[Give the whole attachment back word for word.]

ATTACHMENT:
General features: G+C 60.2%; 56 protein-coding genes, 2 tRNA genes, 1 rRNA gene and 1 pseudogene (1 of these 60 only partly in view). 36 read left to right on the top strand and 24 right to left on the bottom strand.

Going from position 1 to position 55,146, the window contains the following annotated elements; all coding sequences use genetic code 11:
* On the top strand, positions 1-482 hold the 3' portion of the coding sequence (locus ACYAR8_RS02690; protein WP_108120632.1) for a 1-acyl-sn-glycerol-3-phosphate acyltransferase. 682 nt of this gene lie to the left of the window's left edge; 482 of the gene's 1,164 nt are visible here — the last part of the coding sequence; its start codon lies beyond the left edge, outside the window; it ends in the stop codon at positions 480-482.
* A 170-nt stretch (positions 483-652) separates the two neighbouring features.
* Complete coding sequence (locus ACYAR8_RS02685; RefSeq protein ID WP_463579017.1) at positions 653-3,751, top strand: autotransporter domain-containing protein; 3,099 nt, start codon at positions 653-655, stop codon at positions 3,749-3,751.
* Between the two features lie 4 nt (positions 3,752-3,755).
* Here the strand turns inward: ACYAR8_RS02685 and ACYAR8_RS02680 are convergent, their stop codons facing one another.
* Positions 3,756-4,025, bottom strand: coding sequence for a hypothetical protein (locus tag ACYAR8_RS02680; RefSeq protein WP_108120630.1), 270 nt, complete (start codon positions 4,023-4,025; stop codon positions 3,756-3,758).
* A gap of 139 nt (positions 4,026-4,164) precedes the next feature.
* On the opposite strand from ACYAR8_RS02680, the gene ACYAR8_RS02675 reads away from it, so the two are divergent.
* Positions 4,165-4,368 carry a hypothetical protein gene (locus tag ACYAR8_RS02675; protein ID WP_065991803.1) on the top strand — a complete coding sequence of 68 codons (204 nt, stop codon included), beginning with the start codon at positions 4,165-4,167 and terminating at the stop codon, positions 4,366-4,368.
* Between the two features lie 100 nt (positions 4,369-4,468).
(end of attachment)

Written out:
General features: G+C 60.2%; 56 protein-coding genes, 2 tRNA genes, 1 rRNA gene and 1 pseudogene (1 of these 60 only partly in view). 36 read left to right on the top strand and 24 right to left on the bottom strand.

Going from position 1 to position 55,146, the window contains the following annotated elements; all coding sequences use genetic code 11:
* On the top strand, positions 1-482 hold the 3' portion of the coding sequence (locus ACYAR8_RS02690; protein WP_108120632.1) for a 1-acyl-sn-glycerol-3-phosphate acyltransferase. 682 nt of this gene lie to the left of the window's left edge; 482 of the gene's 1,164 nt are visible here — the last part of the coding sequence; its start codon lies beyond the left edge, outside the window; it ends in the stop codon at positions 480-482.
* A 170-nt stretch (positions 483-652) separates the two neighbouring features.
* Complete coding sequence (locus ACYAR8_RS02685; RefSeq protein ID WP_463579017.1) at positions 653-3,751, top strand: autotransporter domain-containing protein; 3,099 nt, start codon at positions 653-655, stop codon at positions 3,749-3,751.
* Between the two features lie 4 nt (positions 3,752-3,755).
* Here the strand turns inward: ACYAR8_RS02685 and ACYAR8_RS02680 are convergent, their stop codons facing one another.
* Positions 3,756-4,025, bottom strand: coding sequence for a hypothetical protein (locus tag ACYAR8_RS02680; RefSeq protein WP_108120630.1), 270 nt, complete (start codon positions 4,023-4,025; stop codon positions 3,756-3,758).
* A gap of 139 nt (positions 4,026-4,164) precedes the next feature.
* On the opposite strand from ACYAR8_RS02680, the gene ACYAR8_RS02675 reads away from it, so the two are divergent.
* Positions 4,165-4,368 carry a hypothetical protein gene (locus tag ACYAR8_RS02675; protein ID WP_065991803.1) on the top strand — a complete coding sequence of 68 codons (204 nt, stop codon included), beginning with the start codon at positions 4,165-4,167 and terminating at the stop codon, positions 4,366-4,368.
* Between the two features lie 100 nt (positions 4,369-4,468).